Contact: Brenon Daly
Having gotten the all clear on this side of the Atlantic, Oracle is now waiting for the EU to sign off on its pending purchase of Sun Microsystems. And the company will have to wait a bit longer. The European Commission has a deadline of September 3 to determine if the deal would violate antitrust measures. If the body decides that it does, a subsequent probe could potentially drag on into 2010.
Granted, there’s a lot at stake in Larry Ellison’s plan to use the acquisition of Sun to turn Oracle into a systems vendor, as opposed to a company that just sells software. (Provided the transaction goes through, Oracle will be in a position to hawk Solaris and Linux servers, all running its own database, middleware and application software on the boxes.) And, as the largest tech buy since Hewlett-Packard purchased EDS in May 2008, Oracle’s $7.4bn reach for Sun is clearly not nickel-and-dime M&A.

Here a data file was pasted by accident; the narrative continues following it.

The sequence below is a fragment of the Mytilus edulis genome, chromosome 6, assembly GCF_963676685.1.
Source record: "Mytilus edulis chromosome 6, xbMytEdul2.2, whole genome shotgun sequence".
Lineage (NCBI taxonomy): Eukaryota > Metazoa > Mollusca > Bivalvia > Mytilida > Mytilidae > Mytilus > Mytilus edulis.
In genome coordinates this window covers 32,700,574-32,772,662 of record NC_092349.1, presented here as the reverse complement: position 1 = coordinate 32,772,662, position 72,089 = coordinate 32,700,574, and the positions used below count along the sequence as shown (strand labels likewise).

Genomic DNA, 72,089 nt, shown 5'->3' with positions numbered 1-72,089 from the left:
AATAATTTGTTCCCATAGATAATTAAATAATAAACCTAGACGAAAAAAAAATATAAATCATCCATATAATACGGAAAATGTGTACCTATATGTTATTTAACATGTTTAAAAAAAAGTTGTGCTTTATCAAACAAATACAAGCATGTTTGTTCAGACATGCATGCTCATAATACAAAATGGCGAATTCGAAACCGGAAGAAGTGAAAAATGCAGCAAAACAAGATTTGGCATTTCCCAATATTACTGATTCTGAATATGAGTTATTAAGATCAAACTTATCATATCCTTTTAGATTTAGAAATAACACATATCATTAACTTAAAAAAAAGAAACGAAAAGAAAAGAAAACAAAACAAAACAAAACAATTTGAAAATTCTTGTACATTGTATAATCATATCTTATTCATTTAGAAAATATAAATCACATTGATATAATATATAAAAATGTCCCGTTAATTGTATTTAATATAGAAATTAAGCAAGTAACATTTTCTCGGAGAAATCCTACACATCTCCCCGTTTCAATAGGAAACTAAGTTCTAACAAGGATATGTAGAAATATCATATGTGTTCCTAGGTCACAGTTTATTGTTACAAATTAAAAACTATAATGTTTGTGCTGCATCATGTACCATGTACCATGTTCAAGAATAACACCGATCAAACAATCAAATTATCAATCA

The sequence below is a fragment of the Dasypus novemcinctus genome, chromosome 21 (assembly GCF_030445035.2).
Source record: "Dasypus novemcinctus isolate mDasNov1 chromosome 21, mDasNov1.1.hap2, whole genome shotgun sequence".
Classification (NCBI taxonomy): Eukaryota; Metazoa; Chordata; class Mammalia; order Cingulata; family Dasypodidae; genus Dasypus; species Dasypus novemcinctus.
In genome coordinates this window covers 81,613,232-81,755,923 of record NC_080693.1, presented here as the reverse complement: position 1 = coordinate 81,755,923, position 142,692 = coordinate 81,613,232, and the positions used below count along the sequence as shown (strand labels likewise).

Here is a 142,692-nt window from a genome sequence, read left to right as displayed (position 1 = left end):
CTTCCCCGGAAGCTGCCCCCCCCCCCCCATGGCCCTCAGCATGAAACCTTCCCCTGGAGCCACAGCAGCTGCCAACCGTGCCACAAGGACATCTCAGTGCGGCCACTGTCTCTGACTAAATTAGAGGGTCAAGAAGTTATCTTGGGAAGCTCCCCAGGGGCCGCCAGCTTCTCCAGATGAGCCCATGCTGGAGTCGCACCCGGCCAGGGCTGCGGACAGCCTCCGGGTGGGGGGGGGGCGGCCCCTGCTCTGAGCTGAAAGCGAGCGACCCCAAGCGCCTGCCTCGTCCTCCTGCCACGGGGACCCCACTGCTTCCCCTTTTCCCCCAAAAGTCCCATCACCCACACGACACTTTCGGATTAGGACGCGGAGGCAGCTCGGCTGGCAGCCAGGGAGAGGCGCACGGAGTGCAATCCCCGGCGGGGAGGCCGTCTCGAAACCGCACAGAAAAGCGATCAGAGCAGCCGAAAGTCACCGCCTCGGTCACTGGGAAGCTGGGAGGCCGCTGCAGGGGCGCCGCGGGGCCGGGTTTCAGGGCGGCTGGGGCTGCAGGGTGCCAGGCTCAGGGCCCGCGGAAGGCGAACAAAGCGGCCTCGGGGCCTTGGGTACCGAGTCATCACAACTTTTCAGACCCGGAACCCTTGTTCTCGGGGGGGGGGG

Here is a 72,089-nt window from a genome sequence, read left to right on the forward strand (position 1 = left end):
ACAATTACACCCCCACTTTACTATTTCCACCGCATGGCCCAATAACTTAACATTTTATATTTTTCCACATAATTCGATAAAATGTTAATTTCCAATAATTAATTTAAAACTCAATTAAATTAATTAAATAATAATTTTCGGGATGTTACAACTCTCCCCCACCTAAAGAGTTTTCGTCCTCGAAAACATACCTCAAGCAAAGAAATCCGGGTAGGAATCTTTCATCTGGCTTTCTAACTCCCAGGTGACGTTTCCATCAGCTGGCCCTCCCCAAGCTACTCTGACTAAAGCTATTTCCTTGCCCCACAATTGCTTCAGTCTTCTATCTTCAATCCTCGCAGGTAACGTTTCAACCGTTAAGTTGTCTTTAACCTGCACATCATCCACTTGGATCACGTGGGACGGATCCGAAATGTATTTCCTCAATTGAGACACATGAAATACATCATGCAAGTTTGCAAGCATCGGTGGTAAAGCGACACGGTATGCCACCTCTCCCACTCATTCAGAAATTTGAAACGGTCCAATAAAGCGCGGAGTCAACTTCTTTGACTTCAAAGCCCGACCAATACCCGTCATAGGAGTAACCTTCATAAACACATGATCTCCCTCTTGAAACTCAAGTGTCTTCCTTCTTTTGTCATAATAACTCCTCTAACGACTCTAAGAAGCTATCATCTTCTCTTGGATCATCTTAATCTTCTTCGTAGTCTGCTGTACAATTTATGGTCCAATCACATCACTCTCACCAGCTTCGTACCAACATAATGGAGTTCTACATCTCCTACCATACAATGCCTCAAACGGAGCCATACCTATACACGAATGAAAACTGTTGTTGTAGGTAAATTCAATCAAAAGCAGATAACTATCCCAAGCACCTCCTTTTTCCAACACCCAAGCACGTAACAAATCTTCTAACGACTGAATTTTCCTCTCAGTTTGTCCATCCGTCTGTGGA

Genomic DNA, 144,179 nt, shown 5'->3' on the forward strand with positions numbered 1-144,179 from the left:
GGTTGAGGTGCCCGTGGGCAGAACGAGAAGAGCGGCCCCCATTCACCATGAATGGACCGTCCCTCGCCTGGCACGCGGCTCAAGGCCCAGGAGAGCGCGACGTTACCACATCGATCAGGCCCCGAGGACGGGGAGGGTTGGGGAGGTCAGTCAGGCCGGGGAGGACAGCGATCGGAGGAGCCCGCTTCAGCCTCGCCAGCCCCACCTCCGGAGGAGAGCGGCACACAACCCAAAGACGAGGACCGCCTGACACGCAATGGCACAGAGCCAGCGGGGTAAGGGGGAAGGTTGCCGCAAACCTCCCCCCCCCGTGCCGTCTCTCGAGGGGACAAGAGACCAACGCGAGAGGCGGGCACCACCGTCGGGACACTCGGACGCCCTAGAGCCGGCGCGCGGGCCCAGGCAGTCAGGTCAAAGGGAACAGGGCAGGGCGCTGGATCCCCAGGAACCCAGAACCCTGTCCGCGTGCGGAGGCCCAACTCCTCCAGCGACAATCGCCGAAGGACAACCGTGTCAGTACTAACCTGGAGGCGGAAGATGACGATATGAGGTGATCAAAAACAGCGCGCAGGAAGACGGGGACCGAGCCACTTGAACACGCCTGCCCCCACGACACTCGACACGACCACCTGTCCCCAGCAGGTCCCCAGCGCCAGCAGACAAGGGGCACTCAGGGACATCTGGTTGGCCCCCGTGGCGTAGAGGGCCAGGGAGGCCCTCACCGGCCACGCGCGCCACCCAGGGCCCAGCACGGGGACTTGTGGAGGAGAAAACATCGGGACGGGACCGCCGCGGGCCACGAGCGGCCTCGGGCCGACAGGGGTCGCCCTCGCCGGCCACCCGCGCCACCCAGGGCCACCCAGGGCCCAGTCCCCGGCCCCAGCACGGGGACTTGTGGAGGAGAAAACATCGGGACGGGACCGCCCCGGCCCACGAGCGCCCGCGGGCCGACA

But the pace of the review by regulators is absolutely glacial. Consider this fact: It took Oracle just two months to fully negotiate its purchase of Sun, according to proxy material. (Sun chairman Scott McNealy spoke with Ellison about a possible deal in late February; the companies announced the transaction on April 20.) More than twice that amount of time has elapsed since Oracle announced the deal – and regulators in Europe are still mulling it over.